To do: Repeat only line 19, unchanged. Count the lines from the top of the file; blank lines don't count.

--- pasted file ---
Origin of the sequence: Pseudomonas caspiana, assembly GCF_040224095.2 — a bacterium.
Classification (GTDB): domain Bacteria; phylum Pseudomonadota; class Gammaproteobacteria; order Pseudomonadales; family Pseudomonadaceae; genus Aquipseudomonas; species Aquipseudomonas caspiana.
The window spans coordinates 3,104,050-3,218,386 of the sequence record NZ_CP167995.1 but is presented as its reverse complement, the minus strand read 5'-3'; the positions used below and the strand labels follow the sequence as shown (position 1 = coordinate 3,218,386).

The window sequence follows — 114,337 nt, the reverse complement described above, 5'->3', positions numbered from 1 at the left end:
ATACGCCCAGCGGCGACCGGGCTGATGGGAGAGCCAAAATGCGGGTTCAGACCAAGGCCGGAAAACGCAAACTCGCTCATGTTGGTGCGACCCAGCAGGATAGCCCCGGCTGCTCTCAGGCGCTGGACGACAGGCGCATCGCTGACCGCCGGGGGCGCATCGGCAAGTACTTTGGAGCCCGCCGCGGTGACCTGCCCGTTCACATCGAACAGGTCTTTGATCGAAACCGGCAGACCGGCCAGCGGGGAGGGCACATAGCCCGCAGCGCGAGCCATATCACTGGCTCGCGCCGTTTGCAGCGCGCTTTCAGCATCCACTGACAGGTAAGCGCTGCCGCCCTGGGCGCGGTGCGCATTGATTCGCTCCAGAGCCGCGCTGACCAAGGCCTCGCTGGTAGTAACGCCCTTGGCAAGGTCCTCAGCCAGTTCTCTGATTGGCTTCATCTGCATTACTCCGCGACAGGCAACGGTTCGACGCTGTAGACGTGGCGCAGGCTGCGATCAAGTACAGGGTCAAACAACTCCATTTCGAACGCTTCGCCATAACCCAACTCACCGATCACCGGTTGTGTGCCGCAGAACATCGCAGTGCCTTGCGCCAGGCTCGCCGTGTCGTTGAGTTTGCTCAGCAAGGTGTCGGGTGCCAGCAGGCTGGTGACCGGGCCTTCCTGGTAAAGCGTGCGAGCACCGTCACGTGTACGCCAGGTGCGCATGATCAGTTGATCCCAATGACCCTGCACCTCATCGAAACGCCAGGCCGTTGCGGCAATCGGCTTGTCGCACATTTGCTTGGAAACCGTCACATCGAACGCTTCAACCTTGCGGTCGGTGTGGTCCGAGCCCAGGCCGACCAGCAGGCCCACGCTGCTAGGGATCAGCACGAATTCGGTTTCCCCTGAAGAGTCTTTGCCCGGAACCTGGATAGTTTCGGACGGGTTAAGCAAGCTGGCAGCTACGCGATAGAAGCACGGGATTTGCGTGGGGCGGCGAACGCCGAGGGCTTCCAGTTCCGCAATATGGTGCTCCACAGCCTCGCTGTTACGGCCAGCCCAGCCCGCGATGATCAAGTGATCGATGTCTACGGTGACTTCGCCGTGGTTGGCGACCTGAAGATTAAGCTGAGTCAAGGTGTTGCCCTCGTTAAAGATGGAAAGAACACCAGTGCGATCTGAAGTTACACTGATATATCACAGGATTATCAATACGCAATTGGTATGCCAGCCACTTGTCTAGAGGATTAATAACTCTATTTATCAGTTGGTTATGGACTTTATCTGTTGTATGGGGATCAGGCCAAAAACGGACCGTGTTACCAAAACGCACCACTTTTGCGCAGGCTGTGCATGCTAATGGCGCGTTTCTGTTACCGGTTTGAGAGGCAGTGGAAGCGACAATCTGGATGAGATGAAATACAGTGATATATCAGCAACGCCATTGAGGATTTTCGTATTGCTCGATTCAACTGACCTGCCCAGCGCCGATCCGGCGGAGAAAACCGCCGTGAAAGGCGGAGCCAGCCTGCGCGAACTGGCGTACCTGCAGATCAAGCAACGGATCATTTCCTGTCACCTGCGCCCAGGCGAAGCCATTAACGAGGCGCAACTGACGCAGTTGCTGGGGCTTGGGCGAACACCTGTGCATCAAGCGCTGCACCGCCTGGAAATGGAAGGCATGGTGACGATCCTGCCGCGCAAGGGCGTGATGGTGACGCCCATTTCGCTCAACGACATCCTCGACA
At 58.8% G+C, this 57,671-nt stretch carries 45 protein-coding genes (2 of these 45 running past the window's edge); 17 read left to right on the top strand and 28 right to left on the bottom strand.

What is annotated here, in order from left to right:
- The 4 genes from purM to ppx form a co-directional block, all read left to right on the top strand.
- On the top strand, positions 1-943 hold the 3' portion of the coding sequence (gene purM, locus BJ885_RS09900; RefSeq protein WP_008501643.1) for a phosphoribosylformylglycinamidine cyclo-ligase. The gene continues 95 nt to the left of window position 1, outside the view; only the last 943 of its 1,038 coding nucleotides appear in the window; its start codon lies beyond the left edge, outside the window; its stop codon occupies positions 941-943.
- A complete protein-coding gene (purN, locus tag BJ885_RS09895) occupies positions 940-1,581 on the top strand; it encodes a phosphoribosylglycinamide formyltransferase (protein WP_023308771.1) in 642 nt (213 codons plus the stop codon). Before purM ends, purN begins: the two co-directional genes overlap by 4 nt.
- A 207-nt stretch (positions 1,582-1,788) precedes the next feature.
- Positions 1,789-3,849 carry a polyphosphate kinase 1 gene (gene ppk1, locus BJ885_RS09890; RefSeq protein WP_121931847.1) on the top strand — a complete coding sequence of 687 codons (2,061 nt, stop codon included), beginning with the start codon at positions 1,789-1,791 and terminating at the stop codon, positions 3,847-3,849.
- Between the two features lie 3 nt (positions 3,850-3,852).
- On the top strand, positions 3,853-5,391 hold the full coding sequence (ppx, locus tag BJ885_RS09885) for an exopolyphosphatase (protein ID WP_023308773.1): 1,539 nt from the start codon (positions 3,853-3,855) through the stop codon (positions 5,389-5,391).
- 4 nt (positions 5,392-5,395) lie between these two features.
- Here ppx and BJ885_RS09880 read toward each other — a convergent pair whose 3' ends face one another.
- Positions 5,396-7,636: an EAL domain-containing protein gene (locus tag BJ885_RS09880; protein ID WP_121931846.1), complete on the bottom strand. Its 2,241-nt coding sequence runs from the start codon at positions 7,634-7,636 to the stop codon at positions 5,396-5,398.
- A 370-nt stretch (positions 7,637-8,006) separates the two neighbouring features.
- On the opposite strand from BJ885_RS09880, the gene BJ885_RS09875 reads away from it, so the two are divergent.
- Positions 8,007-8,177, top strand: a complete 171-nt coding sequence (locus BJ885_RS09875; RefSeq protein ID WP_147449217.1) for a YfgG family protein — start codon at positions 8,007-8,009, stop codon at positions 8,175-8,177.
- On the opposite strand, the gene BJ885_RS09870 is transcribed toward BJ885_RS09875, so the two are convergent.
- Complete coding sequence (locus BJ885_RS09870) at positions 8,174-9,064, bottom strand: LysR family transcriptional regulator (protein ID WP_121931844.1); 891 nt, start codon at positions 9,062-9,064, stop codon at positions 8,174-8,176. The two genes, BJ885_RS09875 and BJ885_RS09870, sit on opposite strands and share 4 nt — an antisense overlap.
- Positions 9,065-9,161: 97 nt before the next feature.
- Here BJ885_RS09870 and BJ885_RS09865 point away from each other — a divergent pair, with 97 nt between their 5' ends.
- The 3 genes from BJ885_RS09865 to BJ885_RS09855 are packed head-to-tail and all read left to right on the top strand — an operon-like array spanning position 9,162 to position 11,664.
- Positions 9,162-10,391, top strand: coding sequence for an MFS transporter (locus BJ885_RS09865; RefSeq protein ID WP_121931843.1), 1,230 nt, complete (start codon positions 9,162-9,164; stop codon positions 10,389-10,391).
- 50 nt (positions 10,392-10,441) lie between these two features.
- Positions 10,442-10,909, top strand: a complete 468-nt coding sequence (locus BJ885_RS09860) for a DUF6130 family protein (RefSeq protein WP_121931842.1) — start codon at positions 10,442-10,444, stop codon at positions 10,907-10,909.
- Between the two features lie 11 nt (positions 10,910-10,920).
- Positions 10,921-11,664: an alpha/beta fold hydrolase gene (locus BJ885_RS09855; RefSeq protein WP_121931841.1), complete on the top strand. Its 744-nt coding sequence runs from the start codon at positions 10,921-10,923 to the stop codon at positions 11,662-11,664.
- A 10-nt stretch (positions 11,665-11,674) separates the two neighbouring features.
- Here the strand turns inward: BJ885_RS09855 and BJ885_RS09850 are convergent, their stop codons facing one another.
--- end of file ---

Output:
- On the opposite strand from BJ885_RS09880, the gene BJ885_RS09875 reads away from it, so the two are divergent.